Jordan Pagni Jordan Pagni - 1 year ago 58
Java Question

Am not able to test for actions, and therefore cannot update Applet

My main problem is I am confused on where to implement the listener classes so that whenever an action is made (whether it be a key press or mouse click) the applet is updated. I realize my compiling issue is from my CanvasPanel method in my CanvasPanel class and not having arguments in my actionPerformed method. However at this point I'm not sure how these listeners should be implemented correctly. Have tried looking over different questions already posted, so sorry if it is a duplicate.

Here is my code:

import java.awt.*;
import javax.swing.*;
import java.awt.event.*;

public class WholePanel extends JPanel
private Color foregroundColor, backgroundColor;
private int currentDiameter, x1, y1;
private CanvasPanel canvas;
private JPanel buttonPanel;

private JRadioButton filledRadio, unfilledRadio;
private JRadioButton redRadio, greenRadio;
private boolean fill;
private Graphics myCircle;

public WholePanel()
backgroundColor = Color.CYAN;
foregroundColor = Color.RED;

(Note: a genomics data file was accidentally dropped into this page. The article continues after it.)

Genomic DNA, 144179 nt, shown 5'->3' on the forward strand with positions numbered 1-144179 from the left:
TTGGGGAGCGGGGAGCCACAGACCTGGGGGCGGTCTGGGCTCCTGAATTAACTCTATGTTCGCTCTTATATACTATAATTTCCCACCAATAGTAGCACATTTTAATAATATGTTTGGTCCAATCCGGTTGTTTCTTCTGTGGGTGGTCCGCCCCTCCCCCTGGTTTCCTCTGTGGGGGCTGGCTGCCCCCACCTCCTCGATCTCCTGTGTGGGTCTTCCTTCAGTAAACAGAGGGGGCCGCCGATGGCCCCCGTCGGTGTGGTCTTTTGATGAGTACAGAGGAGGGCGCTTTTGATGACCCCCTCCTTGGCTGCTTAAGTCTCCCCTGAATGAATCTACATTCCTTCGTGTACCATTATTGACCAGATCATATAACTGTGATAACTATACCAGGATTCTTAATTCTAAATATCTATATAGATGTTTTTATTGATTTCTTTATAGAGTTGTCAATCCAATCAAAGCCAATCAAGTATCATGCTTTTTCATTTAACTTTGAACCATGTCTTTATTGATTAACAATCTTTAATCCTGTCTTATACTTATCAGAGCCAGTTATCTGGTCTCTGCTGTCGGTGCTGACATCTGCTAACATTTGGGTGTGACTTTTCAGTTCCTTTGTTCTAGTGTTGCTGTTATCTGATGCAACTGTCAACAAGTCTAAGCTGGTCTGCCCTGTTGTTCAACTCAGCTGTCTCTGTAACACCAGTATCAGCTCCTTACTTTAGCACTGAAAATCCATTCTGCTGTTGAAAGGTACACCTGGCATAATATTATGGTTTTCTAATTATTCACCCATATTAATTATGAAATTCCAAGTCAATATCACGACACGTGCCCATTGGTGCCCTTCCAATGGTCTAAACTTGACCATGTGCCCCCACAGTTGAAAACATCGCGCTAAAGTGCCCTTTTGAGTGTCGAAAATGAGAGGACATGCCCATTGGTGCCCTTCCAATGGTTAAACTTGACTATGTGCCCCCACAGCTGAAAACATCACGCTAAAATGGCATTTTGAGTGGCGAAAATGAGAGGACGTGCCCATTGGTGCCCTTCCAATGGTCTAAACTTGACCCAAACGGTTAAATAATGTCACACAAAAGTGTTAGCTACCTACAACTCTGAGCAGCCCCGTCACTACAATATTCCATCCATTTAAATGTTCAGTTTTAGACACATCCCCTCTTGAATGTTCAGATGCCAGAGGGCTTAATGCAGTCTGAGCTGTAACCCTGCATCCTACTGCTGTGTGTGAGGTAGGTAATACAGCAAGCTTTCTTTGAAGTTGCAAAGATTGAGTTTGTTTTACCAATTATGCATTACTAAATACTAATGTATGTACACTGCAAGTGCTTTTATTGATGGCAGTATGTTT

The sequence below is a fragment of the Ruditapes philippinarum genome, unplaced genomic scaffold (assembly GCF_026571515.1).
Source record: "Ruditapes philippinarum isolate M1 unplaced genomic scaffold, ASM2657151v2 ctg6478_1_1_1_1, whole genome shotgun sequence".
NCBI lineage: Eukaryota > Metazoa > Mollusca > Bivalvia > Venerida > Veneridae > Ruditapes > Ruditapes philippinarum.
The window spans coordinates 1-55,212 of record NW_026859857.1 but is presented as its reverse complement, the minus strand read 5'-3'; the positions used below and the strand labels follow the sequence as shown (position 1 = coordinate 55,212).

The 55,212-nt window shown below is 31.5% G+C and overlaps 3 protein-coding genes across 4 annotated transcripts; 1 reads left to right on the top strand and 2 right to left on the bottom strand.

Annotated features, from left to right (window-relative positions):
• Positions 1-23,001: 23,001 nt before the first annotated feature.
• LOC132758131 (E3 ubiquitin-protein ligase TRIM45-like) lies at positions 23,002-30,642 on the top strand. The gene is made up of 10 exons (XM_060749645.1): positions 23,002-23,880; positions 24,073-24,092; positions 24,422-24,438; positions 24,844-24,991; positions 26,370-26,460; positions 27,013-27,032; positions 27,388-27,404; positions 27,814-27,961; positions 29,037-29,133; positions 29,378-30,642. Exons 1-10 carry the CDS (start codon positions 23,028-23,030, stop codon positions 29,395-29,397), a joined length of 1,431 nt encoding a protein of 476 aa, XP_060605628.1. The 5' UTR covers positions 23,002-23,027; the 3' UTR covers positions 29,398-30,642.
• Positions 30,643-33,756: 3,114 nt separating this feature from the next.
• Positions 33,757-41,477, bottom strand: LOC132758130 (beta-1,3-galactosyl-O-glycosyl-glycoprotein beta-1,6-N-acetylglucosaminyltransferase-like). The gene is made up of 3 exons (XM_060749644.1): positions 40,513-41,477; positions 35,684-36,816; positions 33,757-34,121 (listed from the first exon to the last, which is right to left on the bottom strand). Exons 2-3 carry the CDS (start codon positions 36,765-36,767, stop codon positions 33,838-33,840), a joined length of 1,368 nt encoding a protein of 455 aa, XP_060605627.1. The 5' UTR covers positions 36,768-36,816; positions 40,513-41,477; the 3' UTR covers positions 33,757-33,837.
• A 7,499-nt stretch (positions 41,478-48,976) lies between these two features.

currentDiameter = 100;
x1 = 200; y1 = 100;

unfilledRadio = new JRadioButton("Unfilled", true);
filledRadio = new JRadioButton("Filled", false);
redRadio = new JRadioButton("Red", true);
greenRadio = new JRadioButton("Green", false);

buttonPanel = new JPanel();

canvas = new CanvasPanel();

JSplitPane sPane = new JSplitPane(JSplitPane.VERTICAL_SPLIT, buttonPanel, canvas);

setLayout(new BorderLayout());
add(sPane, BorderLayout.CENTER);

private class ColorListener implements ActionListener
public void actionPerformed(ActionEvent event)
if (redRadio.isSelected()) {
backgroundColor = Color.RED;
else if (greenRadio.isSelected()) {
backgroundColor = Color.GREEN;
// ...extra else/if statements
} // end of ColorListener

private class FillListener implements ActionListener
private boolean fill;

public void actionPerformed(ActionEvent event)
if (filledRadio.isSelected()) {
fill = true;
else if (unfilledRadio.isSelected()) {
fill = false;